For the sake of harmony

This is with reference to the article “Team play, mind games” (Magazine, December 14). As a person deeply interested in Carnatic music and one who had arranged Carnatic concerts for Shri Rama Navami festivals at Kochi for a number of years in the 1970s, I would like to state that in those days, there was a certain amount of team play and by and large complete understanding between the main musician and accompanying artistes during the concerts. When the musician is approached for booking, he or she used to enquire who the accompanists were and the latter also did likewise. The only problem in those days was that the senior accompanists were generally unwilling to accompany female singers but there were exceptions too. Female singers had their own accompanists. The trend narrated by the author reveals a painful situation and both the vocalists and the accompanists should abjure personal ego on the stage in the interest of both the great art of Carnatic music and the connoisseurs.

T.R. Anandan


This has reference to “Bridging the gap” (Magazine, December 14). The Hindu is doing a yeoman service by still carrying informative articles on our traditional arts and culture. As Leela Samson rightly puts it “the number of dance forms, the various gharanas or banis within each style, the numerous performers of those banis: young and younger to old and older, the various disciples of illustrious gurus whose gurus are beyond reproach” As we Indians live passionately amid a multicultural atmosphere, boasting “unity in diversity”, the art loving readers would appreciate if you carry more articles on different classical and folk arts and artists of the country.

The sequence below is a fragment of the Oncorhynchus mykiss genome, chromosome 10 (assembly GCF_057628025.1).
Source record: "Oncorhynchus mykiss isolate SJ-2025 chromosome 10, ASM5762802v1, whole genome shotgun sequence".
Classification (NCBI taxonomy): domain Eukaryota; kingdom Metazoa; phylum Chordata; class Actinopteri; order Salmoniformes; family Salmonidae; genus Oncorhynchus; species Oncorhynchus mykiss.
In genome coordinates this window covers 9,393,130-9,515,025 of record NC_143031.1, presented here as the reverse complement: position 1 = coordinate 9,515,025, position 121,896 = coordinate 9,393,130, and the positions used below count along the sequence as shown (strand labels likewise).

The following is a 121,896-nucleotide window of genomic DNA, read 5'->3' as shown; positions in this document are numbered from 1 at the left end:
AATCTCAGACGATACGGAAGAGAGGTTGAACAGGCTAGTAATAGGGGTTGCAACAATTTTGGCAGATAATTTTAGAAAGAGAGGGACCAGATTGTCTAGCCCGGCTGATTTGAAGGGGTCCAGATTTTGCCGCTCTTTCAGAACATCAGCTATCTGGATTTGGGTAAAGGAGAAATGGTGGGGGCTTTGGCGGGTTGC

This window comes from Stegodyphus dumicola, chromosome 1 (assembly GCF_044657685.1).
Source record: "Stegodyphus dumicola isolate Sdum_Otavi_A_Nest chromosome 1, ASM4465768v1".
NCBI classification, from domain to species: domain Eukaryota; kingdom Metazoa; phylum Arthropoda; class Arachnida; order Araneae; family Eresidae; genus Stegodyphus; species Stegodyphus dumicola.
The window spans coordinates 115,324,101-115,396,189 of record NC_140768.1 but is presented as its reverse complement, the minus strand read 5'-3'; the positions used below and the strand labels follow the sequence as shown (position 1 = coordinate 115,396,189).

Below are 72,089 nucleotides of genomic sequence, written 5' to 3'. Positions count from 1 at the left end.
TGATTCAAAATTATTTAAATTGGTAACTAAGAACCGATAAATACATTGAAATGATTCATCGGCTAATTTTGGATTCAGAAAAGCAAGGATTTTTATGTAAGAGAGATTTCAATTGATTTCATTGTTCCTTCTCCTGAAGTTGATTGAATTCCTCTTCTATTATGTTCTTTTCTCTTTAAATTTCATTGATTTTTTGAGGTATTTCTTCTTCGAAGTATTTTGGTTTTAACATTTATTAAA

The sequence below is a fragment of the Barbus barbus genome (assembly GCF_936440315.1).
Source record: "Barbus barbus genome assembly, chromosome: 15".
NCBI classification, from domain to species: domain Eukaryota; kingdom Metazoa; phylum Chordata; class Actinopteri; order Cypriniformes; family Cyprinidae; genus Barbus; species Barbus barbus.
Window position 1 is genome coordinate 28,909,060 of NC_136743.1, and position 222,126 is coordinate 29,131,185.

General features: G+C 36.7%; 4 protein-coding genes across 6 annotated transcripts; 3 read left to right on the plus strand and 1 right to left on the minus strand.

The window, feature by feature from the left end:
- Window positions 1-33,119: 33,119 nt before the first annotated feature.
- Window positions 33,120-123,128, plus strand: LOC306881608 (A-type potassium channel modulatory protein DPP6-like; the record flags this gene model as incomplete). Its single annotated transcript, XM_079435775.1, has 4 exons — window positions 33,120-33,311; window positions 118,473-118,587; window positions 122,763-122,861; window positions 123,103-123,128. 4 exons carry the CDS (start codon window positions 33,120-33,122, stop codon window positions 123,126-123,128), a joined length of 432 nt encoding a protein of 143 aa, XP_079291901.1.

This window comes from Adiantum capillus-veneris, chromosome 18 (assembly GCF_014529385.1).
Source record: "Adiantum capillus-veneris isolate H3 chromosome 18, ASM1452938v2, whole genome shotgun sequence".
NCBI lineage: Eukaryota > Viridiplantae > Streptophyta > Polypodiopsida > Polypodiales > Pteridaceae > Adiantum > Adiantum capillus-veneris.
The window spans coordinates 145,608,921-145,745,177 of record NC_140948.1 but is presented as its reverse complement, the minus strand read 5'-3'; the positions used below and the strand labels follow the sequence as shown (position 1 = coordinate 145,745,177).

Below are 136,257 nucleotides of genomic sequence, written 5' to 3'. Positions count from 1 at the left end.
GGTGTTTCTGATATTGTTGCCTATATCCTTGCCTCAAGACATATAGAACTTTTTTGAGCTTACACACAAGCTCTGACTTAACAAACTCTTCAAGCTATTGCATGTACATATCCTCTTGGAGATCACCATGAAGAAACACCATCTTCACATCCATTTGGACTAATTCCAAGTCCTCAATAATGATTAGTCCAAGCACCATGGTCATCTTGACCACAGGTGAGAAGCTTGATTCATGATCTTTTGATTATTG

Mrs. Charu Shankar


The article by T.M. Krishna was revealing and timely. Many of our great performers have yet to learn the virtues of generosity. They should remember that at the beginning of their career, they were getting only one tenth of what they are getting as remuneration now. But have they enhanced the remuneration of their accompanists through years?

R. Gopimony,


A blot

In the last 60 years of independence, the nation has witnessed innumerable barbaric killings of men, women and children belonging to different caste and religion and the dastardly acts perpetrated in Nellie is in no way less or different from the terrorist attacks taking place at frequent intervals. This human genocide is mainly due to political leaders’ reluctance coupled with Human rights commission’s indifference to act expeditiously in such matters. K.R. Srinivasan, Secunderabad Dignified humour

Thanks for publishing “Driving Miss Desi” by Sadaf Siddiqui (Magazine, December 14). .I am happy that there is space in the magazine for such dignified humour.

Chirutapudi Subramaniam,


Not trivial

Blaming it on the system by Bill Kirkman (December 14) brought forth an issue generally considered trivial, until one is faced with it. A few weeks back, I had a somewhat similar experience on lodging a complaint for my laptop. Not receiving any reply, I tried to contact the local service centre. Upon giving my complaint number, they nonchalantly replied that the database did not display the status of the complaint. They even argued that I might have already got it repaired. I think the author was succinct in mentioning that the employees have started treating the systems as ‘a substitute for thought and judgment rather than a means of applying them more effectively.”

Shruti Shrimal


No generalisations

“Clothing a Tamil hero” by A. Srivathsan made interesting reading. As a Malayali brought up in erstwhile Bombay, brought up on a steady diet of Hindi, Malayalam and Tamil (not to forget English movies too), I’d always found the costumes worn by MGR and Sivaji Ganesan rather gaudy; the advent of Eastman colour only made it worse! Malayalam heroes, even then, were always dressed in a simple “shirt and mundu” ensemble.

That Bollywood generalises “South” heroes is deplorable. In Tamil movies, we have Madhavan, Parthiban,Cheran to name a few who are “sober” dressers.

Mani Menon,